The Thames Valley Corridor is one of London’s most important natural, cultural, recreational, and aesthetic resources. Located along the Thames River, the corridor is a complex system of sensitive ecological habitats, intensive public recreation areas, and developed urban lands that are interconnected by a municipal pathway system called the Thames Valley Parkway (TVP). Comprising over 40 kilometres of multi-use pathway, the TVP extends along all three branches of the Thames River and converges in the downtown core. It links to over 150 kilometres of additional city trails.
Opening up this section of the TVP has been a high priority for the City for many years, with discussions with property owners started over 10 years ago. Dillon was retained by the City of London to complete an Environmental Assessment (EA) to develop an alignment that was sensitive to the natural surroundings. Dillon was later retained to complete the design, and contract administration for the preferred pathway alignment. Information gathered during the EA was used to guide the detailed design process with consideration for the natural environment sensitivities along the North Thames River. Construction of the pathway connection was completed and opened to the public in the Fall of 2020.
The TVP - North Branch Connection project addresses a major gap in the Thames Valley Parkway between Richmond Street and Adelaide Street, connecting Ross Park to the North London Athletic Fields. The new pathway opens up the TVP to thousands of Londoners in the north east end of the City. The approximately 1.8 kilometre connection features two modified warren half-through pony truss bridges spanning the North Thames River and is fully accessible to all ages and abilities. A neighbourhood connection from North Branch Meadows to Tetherwood Boulevard provides access for maintenance and emergency vehicles to the new section of pathway north of the Thames River.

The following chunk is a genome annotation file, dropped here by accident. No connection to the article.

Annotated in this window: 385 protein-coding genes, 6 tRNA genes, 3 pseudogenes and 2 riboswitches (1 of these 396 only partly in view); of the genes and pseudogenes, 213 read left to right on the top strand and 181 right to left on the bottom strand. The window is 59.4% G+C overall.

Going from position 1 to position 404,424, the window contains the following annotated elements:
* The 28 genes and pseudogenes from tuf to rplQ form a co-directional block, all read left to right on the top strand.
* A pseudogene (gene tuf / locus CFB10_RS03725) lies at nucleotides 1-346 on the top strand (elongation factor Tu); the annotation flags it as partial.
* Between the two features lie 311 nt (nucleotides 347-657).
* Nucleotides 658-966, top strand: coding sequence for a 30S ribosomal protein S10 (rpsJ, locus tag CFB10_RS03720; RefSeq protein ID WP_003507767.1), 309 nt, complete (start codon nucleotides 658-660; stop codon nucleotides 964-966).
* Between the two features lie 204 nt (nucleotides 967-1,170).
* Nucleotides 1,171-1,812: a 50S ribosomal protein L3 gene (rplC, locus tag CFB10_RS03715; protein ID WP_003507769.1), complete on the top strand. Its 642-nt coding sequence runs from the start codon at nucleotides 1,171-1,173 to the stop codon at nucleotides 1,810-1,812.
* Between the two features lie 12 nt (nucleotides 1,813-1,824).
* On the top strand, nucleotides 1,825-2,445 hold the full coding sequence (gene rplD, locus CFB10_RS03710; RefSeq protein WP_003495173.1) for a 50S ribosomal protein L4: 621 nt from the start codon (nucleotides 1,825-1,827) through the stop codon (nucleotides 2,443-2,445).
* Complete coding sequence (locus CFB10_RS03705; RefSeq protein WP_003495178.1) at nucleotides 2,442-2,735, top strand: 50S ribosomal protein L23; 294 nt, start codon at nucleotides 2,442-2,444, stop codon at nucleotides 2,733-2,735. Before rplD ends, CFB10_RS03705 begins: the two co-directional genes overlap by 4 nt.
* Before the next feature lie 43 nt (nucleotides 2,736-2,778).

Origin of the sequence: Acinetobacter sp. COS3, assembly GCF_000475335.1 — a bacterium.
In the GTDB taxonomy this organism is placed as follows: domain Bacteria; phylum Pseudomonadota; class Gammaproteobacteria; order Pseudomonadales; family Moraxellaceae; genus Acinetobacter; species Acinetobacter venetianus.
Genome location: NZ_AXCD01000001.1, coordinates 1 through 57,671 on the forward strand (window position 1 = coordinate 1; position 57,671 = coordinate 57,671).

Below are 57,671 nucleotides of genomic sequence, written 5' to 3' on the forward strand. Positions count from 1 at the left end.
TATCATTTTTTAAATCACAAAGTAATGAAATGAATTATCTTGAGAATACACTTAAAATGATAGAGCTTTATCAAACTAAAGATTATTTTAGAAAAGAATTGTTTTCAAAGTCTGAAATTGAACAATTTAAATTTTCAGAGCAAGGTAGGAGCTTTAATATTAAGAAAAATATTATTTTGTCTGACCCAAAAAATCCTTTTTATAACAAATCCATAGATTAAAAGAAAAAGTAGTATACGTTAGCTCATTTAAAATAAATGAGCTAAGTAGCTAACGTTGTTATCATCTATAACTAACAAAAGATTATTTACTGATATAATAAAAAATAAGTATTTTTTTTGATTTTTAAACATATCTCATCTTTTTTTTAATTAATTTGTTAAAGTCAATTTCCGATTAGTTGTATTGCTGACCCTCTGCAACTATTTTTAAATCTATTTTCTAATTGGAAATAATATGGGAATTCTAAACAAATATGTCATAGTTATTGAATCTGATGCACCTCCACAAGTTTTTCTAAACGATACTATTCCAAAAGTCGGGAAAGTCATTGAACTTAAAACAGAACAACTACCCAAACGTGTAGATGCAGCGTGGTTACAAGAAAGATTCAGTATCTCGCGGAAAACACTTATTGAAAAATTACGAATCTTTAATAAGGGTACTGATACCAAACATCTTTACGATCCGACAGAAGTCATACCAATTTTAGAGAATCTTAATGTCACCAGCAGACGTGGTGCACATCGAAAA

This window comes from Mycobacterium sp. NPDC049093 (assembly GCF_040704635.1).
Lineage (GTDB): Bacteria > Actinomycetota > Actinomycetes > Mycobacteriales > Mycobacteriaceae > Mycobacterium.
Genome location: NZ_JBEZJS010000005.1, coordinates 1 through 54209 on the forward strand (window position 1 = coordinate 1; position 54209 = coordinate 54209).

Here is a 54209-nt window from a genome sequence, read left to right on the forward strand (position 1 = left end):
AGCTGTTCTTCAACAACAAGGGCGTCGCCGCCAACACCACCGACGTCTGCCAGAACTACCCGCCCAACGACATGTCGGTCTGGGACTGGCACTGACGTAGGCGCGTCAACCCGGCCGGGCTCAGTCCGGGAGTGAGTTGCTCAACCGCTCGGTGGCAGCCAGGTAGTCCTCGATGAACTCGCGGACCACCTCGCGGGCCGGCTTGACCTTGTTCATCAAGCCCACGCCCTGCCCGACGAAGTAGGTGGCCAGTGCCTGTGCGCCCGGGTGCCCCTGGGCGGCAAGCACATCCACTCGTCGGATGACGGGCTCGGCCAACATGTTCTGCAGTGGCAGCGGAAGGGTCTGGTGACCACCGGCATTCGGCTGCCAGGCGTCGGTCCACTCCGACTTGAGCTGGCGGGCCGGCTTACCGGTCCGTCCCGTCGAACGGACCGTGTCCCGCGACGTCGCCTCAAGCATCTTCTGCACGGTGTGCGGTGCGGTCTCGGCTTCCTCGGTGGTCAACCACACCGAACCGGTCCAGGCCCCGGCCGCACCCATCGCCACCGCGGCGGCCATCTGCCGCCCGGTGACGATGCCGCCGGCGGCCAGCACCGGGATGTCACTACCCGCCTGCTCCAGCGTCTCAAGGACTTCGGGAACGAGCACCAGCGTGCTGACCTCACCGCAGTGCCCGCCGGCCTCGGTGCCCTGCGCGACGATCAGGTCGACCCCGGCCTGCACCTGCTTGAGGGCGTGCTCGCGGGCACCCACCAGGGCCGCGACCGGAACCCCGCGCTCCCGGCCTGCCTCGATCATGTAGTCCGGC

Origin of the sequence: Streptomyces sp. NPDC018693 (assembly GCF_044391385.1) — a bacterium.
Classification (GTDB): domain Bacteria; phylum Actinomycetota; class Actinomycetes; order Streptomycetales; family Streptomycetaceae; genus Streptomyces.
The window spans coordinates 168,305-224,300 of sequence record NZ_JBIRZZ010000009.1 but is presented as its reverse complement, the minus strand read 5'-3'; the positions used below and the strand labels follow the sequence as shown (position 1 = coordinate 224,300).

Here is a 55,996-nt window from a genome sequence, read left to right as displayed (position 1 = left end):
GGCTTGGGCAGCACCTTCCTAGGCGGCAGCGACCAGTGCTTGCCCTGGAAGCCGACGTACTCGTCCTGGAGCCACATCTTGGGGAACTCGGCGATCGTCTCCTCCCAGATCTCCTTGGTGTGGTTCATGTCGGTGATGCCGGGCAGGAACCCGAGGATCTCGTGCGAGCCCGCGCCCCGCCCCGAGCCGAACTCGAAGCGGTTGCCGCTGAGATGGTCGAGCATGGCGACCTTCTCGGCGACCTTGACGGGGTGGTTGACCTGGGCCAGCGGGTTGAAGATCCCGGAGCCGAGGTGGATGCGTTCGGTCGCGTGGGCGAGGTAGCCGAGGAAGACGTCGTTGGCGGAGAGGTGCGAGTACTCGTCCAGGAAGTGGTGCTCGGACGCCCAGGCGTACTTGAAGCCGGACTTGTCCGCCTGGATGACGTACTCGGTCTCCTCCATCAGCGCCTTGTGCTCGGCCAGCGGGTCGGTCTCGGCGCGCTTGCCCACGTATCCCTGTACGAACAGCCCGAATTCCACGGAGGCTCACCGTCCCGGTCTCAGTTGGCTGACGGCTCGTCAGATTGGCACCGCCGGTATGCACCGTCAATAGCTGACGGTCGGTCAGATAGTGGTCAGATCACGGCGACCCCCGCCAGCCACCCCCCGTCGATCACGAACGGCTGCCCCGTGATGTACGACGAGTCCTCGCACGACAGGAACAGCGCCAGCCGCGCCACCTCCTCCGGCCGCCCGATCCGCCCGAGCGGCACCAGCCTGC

With the recreational pathway constructed through mostly undisturbed naturalized land, Dillon collaborated with the City and the Upper Thames Conservation Authority to minimize the construction footprint and ecological impacts to the local wildlife. The final alignment was meticulously established by balancing the removal of significant trees and impacts to floodplain storage. The pathway design includes very purposeful vegetation and habitat restoration along the new alignment, allowing the area to re-naturalize over time. Numerous species of thorny vegetation were incorporated to help deter people from straying from the path.
Whether actively commuting to and from the north end of the City, exercising, or out for a leisurely stroll, the North Branch Connection showcases the City’s natural heritage and offers stunning views of the North Thames River. Already well used, the meandering path with strategically placed seating areas and spacious bridge decks expands access to public open space and facilitates views of the Forest City which were previously unseen.